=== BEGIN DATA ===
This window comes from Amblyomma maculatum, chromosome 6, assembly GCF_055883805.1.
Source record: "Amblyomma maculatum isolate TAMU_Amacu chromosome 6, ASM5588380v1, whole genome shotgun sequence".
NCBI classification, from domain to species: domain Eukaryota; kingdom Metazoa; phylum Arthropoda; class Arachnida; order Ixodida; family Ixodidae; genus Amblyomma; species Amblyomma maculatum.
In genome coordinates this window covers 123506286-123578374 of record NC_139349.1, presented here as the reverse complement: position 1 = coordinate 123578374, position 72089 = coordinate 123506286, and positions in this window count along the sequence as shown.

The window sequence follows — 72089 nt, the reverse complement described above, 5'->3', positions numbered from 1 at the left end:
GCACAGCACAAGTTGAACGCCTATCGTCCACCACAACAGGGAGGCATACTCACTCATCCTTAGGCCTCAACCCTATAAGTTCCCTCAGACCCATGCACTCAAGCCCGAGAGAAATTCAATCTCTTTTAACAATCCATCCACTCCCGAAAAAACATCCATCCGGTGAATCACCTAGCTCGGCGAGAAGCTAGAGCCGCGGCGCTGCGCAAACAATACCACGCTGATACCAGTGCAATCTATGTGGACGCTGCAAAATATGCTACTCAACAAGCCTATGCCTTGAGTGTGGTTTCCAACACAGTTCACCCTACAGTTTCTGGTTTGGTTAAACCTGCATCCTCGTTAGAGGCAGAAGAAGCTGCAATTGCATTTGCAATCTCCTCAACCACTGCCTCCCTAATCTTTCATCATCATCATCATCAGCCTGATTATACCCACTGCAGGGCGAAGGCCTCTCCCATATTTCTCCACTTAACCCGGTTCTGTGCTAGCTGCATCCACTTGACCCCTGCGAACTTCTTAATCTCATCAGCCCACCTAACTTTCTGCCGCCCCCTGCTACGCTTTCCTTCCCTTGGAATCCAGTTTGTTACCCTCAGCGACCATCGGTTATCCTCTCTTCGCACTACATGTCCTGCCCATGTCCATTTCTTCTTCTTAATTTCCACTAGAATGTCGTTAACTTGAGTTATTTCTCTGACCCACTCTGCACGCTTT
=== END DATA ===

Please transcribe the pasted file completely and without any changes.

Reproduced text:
This window comes from Amblyomma maculatum, chromosome 6, assembly GCF_055883805.1.
Source record: "Amblyomma maculatum isolate TAMU_Amacu chromosome 6, ASM5588380v1, whole genome shotgun sequence".
NCBI classification, from domain to species: domain Eukaryota; kingdom Metazoa; phylum Arthropoda; class Arachnida; order Ixodida; family Ixodidae; genus Amblyomma; species Amblyomma maculatum.
In genome coordinates this window covers 123506286-123578374 of record NC_139349.1, presented here as the reverse complement: position 1 = coordinate 123578374, position 72089 = coordinate 123506286, and positions in this window count along the sequence as shown.

The window sequence follows — 72089 nt, the reverse complement described above, 5'->3', positions numbered from 1 at the left end:
GCACAGCACAAGTTGAACGCCTATCGTCCACCACAACAGGGAGGCATACTCACTCATCCTTAGGCCTCAACCCTATAAGTTCCCTCAGACCCATGCACTCAAGCCCGAGAGAAATTCAATCTCTTTTAACAATCCATCCACTCCCGAAAAAACATCCATCCGGTGAATCACCTAGCTCGGCGAGAAGCTAGAGCCGCGGCGCTGCGCAAACAATACCACGCTGATACCAGTGCAATCTATGTGGACGCTGCAAAATATGCTACTCAACAAGCCTATGCCTTGAGTGTGGTTTCCAACACAGTTCACCCTACAGTTTCTGGTTTGGTTAAACCTGCATCCTCGTTAGAGGCAGAAGAAGCTGCAATTGCATTTGCAATCTCCTCAACCACTGCCTCCCTAATCTTTCATCATCATCATCATCAGCCTGATTATACCCACTGCAGGGCGAAGGCCTCTCCCATATTTCTCCACTTAACCCGGTTCTGTGCTAGCTGCATCCACTTGACCCCTGCGAACTTCTTAATCTCATCAGCCCACCTAACTTTCTGCCGCCCCCTGCTACGCTTTCCTTCCCTTGGAATCCAGTTTGTTACCCTCAGCGACCATCGGTTATCCTCTCTTCGCACTACATGTCCTGCCCATGTCCATTTCTTCTTCTTAATTTCCACTAGAATGTCGTTAACTTGAGTTATTTCTCTGACCCACTCTGCACGCTTT